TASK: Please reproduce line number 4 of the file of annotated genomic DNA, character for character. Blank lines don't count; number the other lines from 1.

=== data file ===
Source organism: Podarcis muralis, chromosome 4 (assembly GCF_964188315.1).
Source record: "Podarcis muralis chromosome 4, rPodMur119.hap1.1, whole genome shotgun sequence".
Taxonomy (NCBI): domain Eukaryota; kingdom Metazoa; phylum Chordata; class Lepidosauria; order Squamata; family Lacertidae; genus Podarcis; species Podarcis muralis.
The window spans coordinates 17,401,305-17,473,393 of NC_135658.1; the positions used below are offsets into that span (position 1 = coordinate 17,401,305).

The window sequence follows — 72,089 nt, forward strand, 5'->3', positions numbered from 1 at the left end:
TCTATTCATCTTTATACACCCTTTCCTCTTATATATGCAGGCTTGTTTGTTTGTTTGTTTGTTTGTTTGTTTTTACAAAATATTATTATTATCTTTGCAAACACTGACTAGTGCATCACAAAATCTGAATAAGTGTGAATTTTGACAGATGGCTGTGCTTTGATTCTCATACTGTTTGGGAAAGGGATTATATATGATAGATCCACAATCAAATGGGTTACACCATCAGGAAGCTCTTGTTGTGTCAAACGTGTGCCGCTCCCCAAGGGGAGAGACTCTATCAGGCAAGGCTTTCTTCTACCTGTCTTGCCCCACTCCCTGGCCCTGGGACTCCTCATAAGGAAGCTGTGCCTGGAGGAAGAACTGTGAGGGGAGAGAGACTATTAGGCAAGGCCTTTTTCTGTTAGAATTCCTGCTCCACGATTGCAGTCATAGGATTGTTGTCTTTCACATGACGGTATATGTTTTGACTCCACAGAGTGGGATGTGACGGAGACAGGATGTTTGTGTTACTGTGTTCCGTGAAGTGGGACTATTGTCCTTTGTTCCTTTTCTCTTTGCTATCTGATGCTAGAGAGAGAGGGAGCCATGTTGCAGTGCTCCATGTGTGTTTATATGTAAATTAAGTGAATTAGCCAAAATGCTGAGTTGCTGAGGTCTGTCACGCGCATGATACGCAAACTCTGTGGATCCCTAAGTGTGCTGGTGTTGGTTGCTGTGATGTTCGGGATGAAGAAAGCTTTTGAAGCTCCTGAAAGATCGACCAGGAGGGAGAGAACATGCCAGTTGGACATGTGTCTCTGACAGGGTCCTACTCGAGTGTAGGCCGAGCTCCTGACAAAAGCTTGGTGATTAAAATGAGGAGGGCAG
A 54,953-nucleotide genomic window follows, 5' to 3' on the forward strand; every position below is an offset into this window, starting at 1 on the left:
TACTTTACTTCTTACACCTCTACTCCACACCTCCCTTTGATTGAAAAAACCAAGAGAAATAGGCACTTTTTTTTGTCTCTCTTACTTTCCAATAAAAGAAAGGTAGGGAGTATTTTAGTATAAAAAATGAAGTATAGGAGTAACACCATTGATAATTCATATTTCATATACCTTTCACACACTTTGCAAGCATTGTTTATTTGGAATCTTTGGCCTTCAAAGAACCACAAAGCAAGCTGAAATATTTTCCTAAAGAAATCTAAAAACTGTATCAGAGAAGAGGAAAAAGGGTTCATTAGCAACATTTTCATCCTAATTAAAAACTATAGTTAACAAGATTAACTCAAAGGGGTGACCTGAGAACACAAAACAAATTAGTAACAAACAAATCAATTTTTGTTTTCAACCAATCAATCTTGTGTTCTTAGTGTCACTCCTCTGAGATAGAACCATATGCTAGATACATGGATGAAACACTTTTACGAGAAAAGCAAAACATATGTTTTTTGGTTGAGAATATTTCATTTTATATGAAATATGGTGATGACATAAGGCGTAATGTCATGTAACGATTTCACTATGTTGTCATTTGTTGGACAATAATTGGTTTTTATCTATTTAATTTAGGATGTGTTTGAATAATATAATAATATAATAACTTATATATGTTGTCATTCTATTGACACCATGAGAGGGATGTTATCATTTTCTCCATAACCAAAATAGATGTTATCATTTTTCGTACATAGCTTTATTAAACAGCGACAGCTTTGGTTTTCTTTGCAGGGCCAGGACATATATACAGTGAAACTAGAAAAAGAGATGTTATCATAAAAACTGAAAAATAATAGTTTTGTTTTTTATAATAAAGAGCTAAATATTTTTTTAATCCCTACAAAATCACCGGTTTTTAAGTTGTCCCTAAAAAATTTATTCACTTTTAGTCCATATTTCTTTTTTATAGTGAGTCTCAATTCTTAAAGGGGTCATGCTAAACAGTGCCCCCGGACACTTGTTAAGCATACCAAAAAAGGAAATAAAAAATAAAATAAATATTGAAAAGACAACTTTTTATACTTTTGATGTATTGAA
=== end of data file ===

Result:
The window spans coordinates 17,401,305-17,473,393 of NC_135658.1; the positions used below are offsets into that span (position 1 = coordinate 17,401,305).